NASHVILLE (AP) – The Senate sponsor of a bill to allow people to display student IDs to vote said Monday he plans to press ahead with the matter even through the version approved by the House would not allow the practice.
A House committee last week removed photo IDs issued by public colleges and universities from the measure sponsored by Republican Rep. Susan Lynn, R-Mt. Juliet, who said she agreed with the change.
"There was a majority consensus that college IDs are too easy to duplicate, too easy to access, too easy to acquire and some of them do not even have expiration dates on them," House Local Government Chairman Matthew Hill, R-Jonesborough, said about the changes. "And that poses a danger and a hazard to the voting process."
The full House approved the bill on a 65-30 vote on Monday evening.
But Republican Sen. Bill Ketron of Murfreesboro noted in a statement that the Senate overwhelmingly rejected efforts to take student IDs out of the bill when the measure passed the upper chamber on a 21-8 vote earlier this month.
"We will continue to push to allow state-issued student identification to remain in the bill as passed by the Senate, even if we have to go to a conference committee," Ketron said.
Ketron said including the student IDs issued by state colleges and universities would bring Tennessee into line with an Indiana law that has been upheld by the U.S. Supreme Court.
Both versions of the bill would eliminate library cards as valid voter ID.
The city of Memphis and two residents sued the state last year after election officials refused to accept a city-issued library card with a photo as voter identification.
The Tennessee Court of Appeals has upheld the state voter ID law as constitutional but also allowed Memphis residents to use the library card as identification to vote. The Supreme Court said last year that the library card could be used while the court was considering the case.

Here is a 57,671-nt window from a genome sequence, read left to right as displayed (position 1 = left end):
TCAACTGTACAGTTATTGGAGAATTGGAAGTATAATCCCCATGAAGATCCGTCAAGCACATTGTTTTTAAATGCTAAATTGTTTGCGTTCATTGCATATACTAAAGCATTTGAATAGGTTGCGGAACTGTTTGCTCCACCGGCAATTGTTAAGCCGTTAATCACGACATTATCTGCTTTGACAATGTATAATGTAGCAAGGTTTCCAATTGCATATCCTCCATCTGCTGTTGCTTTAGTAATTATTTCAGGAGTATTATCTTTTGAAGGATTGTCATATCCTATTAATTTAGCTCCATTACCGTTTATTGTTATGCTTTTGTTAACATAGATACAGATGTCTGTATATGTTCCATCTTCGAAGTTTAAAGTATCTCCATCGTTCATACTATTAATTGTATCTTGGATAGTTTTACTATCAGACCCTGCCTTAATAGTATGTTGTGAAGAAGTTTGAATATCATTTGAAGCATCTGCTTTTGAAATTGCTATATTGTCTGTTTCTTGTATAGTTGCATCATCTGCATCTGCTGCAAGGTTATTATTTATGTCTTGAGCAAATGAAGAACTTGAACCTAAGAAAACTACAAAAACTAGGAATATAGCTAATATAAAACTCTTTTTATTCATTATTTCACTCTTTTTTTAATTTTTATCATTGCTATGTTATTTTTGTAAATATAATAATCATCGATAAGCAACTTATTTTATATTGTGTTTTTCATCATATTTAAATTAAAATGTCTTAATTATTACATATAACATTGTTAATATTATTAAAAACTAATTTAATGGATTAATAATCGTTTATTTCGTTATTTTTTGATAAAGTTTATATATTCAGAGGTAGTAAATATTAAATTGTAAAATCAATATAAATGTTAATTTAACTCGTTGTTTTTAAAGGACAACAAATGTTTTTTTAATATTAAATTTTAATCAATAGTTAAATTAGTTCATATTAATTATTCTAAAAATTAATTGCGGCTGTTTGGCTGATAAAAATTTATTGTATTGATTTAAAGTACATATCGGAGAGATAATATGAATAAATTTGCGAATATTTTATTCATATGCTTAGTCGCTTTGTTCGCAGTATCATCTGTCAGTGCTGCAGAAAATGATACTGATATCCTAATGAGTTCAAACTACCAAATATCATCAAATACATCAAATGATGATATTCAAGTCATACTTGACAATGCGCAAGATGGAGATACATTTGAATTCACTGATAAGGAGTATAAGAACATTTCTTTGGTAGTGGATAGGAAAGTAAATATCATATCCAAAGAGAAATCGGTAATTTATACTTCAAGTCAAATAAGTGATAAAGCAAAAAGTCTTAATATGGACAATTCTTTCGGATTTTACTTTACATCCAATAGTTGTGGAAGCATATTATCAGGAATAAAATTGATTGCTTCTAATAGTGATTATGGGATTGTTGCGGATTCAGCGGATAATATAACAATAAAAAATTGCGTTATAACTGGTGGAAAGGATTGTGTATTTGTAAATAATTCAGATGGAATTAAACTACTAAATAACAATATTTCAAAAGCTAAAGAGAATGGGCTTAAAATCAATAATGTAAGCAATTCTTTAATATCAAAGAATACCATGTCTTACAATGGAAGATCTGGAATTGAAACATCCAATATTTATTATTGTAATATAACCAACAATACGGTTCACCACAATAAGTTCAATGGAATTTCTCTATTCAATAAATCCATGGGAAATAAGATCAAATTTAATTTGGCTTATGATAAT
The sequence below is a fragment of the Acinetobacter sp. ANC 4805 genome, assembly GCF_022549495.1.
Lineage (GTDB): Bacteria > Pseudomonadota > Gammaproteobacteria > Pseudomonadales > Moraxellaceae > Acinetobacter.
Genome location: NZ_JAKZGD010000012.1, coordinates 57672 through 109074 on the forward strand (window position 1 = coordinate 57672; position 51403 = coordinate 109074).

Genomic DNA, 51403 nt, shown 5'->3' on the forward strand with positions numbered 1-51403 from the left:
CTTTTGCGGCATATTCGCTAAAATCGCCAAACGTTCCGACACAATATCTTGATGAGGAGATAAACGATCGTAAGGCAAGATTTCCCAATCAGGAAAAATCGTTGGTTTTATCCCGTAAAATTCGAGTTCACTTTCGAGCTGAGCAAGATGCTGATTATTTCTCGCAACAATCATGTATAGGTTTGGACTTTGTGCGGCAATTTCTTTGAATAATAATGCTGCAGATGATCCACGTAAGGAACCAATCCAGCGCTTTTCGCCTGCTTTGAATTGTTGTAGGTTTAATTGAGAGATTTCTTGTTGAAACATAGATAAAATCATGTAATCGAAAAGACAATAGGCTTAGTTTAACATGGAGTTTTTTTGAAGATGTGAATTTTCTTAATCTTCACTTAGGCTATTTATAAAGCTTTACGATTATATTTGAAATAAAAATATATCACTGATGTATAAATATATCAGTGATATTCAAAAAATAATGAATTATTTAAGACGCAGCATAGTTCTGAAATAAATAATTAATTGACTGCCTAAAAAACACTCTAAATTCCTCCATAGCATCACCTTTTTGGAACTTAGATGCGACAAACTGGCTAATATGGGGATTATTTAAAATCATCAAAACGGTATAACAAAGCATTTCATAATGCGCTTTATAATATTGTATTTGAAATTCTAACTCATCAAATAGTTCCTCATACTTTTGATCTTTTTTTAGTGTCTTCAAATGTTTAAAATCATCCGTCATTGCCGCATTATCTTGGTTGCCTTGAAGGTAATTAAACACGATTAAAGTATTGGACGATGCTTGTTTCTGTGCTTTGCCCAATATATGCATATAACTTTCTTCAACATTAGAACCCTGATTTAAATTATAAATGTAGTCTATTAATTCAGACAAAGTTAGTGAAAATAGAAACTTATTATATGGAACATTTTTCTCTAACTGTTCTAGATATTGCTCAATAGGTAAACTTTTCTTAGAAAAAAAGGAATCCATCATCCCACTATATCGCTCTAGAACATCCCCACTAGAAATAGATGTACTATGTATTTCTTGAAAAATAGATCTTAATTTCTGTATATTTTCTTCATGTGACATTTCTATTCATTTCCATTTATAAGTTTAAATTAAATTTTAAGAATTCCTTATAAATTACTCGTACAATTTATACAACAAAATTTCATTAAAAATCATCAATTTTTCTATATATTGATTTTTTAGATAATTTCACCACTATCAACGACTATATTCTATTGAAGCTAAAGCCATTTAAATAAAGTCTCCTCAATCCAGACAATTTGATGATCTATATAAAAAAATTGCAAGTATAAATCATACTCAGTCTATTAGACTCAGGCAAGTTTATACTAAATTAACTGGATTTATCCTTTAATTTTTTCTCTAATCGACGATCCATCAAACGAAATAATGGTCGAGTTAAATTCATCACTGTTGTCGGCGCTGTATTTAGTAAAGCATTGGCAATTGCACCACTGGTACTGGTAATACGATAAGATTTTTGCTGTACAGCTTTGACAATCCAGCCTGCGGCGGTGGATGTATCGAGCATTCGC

That case is still pending before the state's highest court.
House Democrats raised several objections to the voter ID bill.
"I feel like I was hoodwinked, bamboozled, the end-around play was run and you scored a touchdown," said Rep. Antonio Parkinson, D-Memphis. "The point of this matter was simply this: To run interference on a decision that is made by the Tennessee Supreme Court in regards to library cards."
Rep. Johnnie Tuner, D-Memphis, called the measure "a form of voter suppression at a time when we should be encouraging all Tennesseans to vote."
But House Majority Leader Gerald McCormick, R-Chattanooga, turned back that argument in an animated speech on the House floor.
"This idea of voter suppression is just not true. What we want to suppress is dead people voting," McCormick said. "Dead people should not be voting. But in this state they have."
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